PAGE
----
What is the ‘do…end’ block in Ruby?
In Ruby, the `do…end` block is a construct used to define a block of code that can be executed independently or passed as an argument to a method. It’s a way to group multiple statements together and execute them as a single unit. This block syntax is often used for multi-line code blocks, especially when you want to maintain a clean and readable structure.
Here’s how the `do…end` block works:
- Defining a Block:
You can define a block using the `do` keyword followed by a block of code and then ending with the `end` keyword. The code within the block is enclosed within these keywords. Here’s an example:
```ruby 5.times do puts "Hello, Ruby!" end ```
In this example, the `do…end` block contains a `puts` statement that prints “Hello, Ruby!” five times.
- Using a Block with Methods:
Blocks are often used as arguments to methods. A method can yield control to the block using the `yield` keyword. The code within the block is executed when the method reaches the `yield` statement. For example:
```ruby def greet puts "Hello!" yield puts "Goodbye!" end greet do puts "Ruby" end ```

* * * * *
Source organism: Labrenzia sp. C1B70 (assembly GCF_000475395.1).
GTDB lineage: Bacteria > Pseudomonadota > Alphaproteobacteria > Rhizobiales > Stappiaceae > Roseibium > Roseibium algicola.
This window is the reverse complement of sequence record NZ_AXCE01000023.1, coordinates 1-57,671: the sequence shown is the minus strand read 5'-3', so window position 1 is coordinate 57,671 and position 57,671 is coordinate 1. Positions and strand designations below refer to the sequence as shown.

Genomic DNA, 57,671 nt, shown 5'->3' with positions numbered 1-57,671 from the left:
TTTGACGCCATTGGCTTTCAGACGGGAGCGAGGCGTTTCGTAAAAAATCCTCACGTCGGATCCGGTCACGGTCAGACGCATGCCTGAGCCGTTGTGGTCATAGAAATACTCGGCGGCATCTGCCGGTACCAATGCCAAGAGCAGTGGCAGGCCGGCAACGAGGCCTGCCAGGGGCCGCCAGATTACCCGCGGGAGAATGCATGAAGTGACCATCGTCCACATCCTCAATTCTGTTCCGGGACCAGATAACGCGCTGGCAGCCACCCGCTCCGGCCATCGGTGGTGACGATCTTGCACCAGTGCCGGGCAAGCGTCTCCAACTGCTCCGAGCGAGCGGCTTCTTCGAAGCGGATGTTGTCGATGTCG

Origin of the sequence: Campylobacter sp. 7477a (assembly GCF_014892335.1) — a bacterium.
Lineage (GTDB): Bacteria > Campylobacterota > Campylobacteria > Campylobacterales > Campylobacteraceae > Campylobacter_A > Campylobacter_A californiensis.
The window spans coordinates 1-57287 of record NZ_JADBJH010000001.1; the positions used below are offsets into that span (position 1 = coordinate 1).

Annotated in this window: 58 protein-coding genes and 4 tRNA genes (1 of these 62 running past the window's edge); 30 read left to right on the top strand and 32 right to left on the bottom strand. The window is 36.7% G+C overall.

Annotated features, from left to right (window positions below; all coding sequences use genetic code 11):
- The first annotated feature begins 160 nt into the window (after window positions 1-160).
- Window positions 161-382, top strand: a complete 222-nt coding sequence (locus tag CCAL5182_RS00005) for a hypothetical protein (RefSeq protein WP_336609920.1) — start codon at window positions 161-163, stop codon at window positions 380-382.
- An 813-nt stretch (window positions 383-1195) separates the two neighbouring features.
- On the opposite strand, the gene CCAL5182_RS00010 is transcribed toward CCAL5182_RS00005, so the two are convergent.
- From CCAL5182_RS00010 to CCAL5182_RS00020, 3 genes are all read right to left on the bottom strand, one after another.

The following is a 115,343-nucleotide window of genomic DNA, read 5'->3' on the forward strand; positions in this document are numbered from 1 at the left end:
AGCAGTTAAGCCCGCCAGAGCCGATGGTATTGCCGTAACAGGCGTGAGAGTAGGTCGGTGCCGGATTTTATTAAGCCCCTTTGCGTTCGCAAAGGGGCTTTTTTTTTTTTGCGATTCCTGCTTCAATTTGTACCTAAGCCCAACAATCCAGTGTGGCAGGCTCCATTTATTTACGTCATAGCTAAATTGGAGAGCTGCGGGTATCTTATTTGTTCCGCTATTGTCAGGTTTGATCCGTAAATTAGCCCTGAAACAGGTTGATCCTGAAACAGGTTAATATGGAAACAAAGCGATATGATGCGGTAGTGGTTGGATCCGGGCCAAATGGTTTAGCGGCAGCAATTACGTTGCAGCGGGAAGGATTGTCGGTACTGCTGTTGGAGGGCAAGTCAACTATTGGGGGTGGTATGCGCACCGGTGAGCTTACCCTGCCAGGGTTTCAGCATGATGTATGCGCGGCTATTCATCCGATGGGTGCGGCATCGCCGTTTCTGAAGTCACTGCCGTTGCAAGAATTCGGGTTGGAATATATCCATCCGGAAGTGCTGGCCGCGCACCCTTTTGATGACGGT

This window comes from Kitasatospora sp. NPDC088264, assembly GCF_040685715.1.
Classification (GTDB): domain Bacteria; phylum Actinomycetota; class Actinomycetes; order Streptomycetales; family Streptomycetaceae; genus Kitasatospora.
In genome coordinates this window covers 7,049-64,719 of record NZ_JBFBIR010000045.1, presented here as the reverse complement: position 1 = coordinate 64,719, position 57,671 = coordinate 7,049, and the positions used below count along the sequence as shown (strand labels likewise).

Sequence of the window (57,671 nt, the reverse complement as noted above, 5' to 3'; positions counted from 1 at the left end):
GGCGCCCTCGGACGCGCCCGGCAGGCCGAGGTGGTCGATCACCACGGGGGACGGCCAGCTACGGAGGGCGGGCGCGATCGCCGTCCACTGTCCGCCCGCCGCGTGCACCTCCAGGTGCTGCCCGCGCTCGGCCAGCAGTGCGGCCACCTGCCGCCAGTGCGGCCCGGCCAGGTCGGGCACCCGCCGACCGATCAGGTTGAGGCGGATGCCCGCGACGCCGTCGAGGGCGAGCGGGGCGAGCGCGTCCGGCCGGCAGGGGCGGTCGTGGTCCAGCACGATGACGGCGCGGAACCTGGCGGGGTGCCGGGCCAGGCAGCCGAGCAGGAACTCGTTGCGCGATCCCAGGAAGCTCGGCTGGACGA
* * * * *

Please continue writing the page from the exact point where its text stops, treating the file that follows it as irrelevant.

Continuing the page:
Here, the `greet` method yields control to the block between `do` and `end`, which prints “Ruby” when executed.
- Block Scope:
Variables defined within a `do…end` block are scoped to that block and are not accessible outside of it. This means you can use local variables within a block without worrying about name conflicts in the outer scope.
```ruby x = 10 5.times do x = x + 1 end puts x # Output: 15 ```
In this example, `x` is scoped to the block and is separate from any `x` variable defined in the outer scope.
The `do…end` block is a fundamental construct in Ruby, enabling you to create reusable and organized code blocks for various purposes, such as iteration, conditional execution, and custom behavior within methods. It promotes readability and maintainability by encapsulating related code within a clear and defined structure.